The Burning of Kingston will be back on Friday and Saturday, October 18 and 19. While a reenactment of the Redcoats’ landing and skirmish with the local militia at Kingston Point won’t be happening this year, some new features have been added to the more-or-less-semiannual commemoration of the disastrous sequence of events in 1777, when British forces took over the city, setting buildings afire as they moved from east to west.
For the first time, the role of black people in the city’s Revolutionary War history will be incorporated into the event. New additions to the Burning of Kingston include Harambee Kingston’s special exhibit on display at the Persen House, and a lecture there at 12:30 p.m. on Saturday that will discuss enslaved persons during the Revolution and in Kingston during the burning. The lecture will be preceded and followed by singing of African hymns, and there will be a march to the recently rescued Pine Street African Burial Ground, where a ceremony will be held.
Activities commence at the Old Dutch Church in the Stockade District on Friday evening. At 6:30 p.m., Paul O’Neill, the Ulster County Commissioner of Jurors, will give a talk introducing the weekend’s events. A documentary on the Burning of Kingston will be screened at the church at 7 p.m., followed at 7:30 by a reenactment of the “Great Debate” at the Committee of Safety Meeting.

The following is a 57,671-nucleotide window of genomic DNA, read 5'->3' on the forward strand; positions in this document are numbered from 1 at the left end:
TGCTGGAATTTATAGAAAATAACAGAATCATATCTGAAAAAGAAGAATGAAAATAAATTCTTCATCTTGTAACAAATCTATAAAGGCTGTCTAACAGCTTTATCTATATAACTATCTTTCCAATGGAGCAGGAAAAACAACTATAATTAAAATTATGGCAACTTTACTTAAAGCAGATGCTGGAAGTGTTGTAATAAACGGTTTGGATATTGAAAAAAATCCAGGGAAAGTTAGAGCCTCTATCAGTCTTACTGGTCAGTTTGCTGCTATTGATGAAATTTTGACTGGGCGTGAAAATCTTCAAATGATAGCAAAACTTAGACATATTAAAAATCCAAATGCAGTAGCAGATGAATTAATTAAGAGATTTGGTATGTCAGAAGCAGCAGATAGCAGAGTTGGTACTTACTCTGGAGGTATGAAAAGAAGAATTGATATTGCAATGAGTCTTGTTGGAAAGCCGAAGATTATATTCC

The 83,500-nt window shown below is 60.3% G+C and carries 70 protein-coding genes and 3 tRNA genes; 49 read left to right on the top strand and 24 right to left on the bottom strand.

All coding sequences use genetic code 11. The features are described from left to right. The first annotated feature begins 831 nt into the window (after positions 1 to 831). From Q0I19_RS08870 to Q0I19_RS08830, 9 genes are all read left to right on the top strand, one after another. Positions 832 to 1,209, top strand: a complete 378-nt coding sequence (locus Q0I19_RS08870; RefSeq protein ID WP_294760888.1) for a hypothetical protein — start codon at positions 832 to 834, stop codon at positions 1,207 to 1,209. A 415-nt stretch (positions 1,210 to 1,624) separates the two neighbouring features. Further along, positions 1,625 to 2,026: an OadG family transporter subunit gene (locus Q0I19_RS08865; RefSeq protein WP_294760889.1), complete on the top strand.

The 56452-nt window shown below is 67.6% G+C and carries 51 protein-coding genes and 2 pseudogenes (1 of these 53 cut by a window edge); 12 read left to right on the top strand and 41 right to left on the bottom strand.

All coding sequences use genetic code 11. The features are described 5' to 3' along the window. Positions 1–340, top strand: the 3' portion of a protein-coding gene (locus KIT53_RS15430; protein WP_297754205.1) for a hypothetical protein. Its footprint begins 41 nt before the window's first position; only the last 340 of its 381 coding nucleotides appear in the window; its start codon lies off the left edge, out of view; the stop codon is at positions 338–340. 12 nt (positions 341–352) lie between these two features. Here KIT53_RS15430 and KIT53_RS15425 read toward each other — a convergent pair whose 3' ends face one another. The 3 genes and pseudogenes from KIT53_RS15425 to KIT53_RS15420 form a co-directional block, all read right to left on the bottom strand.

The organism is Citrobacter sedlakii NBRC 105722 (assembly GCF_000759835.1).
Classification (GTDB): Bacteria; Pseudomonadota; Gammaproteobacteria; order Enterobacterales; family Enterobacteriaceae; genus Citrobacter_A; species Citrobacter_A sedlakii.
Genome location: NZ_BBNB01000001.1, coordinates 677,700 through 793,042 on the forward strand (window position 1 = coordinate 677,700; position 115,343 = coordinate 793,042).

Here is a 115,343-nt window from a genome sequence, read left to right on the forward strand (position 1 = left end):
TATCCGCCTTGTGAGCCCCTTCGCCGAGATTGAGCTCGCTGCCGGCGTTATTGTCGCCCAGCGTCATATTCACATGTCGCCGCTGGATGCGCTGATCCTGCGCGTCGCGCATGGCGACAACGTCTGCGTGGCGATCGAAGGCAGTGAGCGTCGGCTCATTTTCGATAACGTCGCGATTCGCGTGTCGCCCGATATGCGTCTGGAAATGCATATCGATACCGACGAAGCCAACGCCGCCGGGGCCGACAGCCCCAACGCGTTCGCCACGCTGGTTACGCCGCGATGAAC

Special exhibits will be on view Saturday, from 11 a.m. to 4 p.m. at the Friends of Historic Kingston gallery at the Fred J. Johnston House and beginning at 12:30 p.m. at the Matthewis Persen House. The Senate House will host its Autumn Festival from 11 a.m. to 3 p.m., which will include reenactments of 18th-century camp life, such as demonstrations of apple cider pressing, meat smoking, hearthside cooking, dipping candles, making dried apple wreaths and cornhusk dolls.
While no buildings will actually be burned, the Volunteer Firemen’s Museum Bucket Brigade will get underway in the streets at 2 p.m. At 3 p.m. at the Old Dutch Church, Robb K. Haberman will give a lecture titled “Burning Memories: John Jay, Kingston and the Legacies of the American Revolution.” At 7 p.m., Theatre on the Road will conduct a Living History Cemetery Tour of the churchyard. And at 8 p.m., it’s time to break out your full Revolutionary War-era costume for the Colonial Grand Ball at the church’s Bethany Hall.